Just as Sharon assists AFC Richmond on the field, Niles’ performance helps push Ted Lasso to new heights. In Season 1, the comedy thrived when it looked inward, particularly at Ted’s anxiety and grief, which he masks with puns and persistent kindness. This season, Sharon’s presence requires everyone to do a bit of soul-searching, leading to an increased level of self-awareness on the show’s part. What does success look like for AFC Richmond, and for Ted Lasso? How does that success affect who we are, and who we can become? Ted Lasso has always been more than just a workplace comedy or a sports story, but now that it’s become a streaming sensation, it’s more interested in answering these questions than ever before.

    Brendan Hunt, Cristo Fernandez, and Jason Sudeikis in Ted Lasso Season 2. (Photo: Apple TV+)

    While Ted remains the emotional center of Season 2, the large ensemble around him gets plenty of time to shine. The paper plate award for funniest performance of the season goes to Brett Goldstein as Roy Kent, who is still struggling to figure out his next move after retiring from the game. Roy has plenty of attractive offers on the table, but his commitment to not feeling anything ever — he prefers to answer direct questions in grunts — leaves him completely stuck. However, in a show of growth, Roy actually listens when Keeley (Juno Temple), his girlfriend and the club’s marketing wizard, suggests various post-retirement roles that don’t involve coaching the “little pricks” on his niece’s soccer team, and she continues to cheer him on as he finds his proper place. Roy and Keeley’s relationship remains one of the most hilarious, heartfelt, and genuinely sexy aspects of Ted Lasso Season 2.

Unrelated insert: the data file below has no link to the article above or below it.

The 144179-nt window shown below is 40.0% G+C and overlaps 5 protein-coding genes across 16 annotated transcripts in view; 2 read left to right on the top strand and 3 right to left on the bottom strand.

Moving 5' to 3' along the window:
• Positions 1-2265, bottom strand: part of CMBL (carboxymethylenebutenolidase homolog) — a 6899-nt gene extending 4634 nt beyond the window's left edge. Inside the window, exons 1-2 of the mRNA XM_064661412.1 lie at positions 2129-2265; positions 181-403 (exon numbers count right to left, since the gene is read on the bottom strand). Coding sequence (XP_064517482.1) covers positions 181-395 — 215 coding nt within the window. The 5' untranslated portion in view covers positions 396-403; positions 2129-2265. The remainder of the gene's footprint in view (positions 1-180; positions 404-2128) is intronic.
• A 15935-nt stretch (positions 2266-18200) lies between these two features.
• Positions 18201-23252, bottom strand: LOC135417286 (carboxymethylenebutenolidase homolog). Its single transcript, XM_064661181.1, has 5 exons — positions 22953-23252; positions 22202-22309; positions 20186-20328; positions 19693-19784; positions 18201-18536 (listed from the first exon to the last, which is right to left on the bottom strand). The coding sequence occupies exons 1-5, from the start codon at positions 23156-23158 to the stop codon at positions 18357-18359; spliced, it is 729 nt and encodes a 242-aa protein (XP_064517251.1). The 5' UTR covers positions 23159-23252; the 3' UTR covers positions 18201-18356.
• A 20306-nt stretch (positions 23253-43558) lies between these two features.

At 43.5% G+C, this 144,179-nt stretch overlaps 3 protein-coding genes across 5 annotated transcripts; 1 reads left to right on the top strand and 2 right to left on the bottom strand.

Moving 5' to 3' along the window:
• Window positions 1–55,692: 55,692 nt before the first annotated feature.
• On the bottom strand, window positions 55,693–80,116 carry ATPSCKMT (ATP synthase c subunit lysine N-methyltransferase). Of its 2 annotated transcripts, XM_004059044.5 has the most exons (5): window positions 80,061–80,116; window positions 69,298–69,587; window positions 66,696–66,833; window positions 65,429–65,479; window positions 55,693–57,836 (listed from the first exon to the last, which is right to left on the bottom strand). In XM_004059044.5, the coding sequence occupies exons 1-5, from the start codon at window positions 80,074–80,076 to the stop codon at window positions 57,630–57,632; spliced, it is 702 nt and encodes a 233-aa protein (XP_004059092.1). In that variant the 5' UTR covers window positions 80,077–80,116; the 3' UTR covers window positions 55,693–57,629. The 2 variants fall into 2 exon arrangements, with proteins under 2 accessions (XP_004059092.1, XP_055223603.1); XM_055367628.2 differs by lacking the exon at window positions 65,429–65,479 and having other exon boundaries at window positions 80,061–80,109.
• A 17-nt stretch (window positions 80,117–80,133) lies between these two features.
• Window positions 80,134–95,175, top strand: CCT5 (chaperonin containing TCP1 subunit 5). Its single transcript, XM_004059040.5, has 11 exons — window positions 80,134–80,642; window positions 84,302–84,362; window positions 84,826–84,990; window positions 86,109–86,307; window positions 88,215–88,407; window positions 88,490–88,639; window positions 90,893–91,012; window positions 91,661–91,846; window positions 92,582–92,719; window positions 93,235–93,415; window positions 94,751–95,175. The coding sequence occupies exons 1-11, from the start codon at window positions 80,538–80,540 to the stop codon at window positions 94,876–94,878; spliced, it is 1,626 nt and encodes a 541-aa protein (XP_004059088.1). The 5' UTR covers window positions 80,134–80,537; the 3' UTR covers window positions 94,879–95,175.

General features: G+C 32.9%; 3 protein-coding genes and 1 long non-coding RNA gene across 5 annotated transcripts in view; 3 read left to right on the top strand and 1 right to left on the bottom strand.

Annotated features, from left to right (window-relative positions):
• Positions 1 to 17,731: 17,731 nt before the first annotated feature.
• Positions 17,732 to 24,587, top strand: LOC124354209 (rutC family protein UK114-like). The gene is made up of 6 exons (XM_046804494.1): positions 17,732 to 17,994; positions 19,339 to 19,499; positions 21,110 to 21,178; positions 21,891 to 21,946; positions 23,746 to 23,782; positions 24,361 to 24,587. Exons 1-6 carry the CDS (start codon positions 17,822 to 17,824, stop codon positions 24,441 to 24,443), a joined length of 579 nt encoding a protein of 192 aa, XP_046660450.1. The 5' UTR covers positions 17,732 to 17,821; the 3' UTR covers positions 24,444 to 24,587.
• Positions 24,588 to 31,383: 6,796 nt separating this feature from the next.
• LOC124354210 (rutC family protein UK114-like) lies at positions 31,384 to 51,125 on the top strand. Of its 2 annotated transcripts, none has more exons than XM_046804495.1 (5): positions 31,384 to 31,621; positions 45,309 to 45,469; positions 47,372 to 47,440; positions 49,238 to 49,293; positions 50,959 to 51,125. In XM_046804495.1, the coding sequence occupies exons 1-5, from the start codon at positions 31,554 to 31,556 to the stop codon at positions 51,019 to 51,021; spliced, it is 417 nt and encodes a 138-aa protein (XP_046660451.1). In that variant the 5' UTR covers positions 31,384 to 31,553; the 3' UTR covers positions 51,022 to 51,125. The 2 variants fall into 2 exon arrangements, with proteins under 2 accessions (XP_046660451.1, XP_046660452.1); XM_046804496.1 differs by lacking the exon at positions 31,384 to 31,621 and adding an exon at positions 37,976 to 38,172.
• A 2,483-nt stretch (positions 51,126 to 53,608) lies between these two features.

Elsewhere in the AFC Richmond facility, club owner Rebecca Welton (Hannah Waddingham) has finally committed to her own happiness, which — luckily for us — seems to involve a variety of expensive suit dresses. With last year’s deceit behind her, Rebecca moves forward with a new confidence and positive disposition, two traits of Ted’s that clearly rubbed off during their many mornings of “Biscuits with the Boss.” The Emmy-nominated Waddingham has always made the most of every scene, but she’s never been better than in this season’s Christmas episode, a jubilant 30 minutes that ratchets Ted Lasso’s warm and fuzzies up to 11.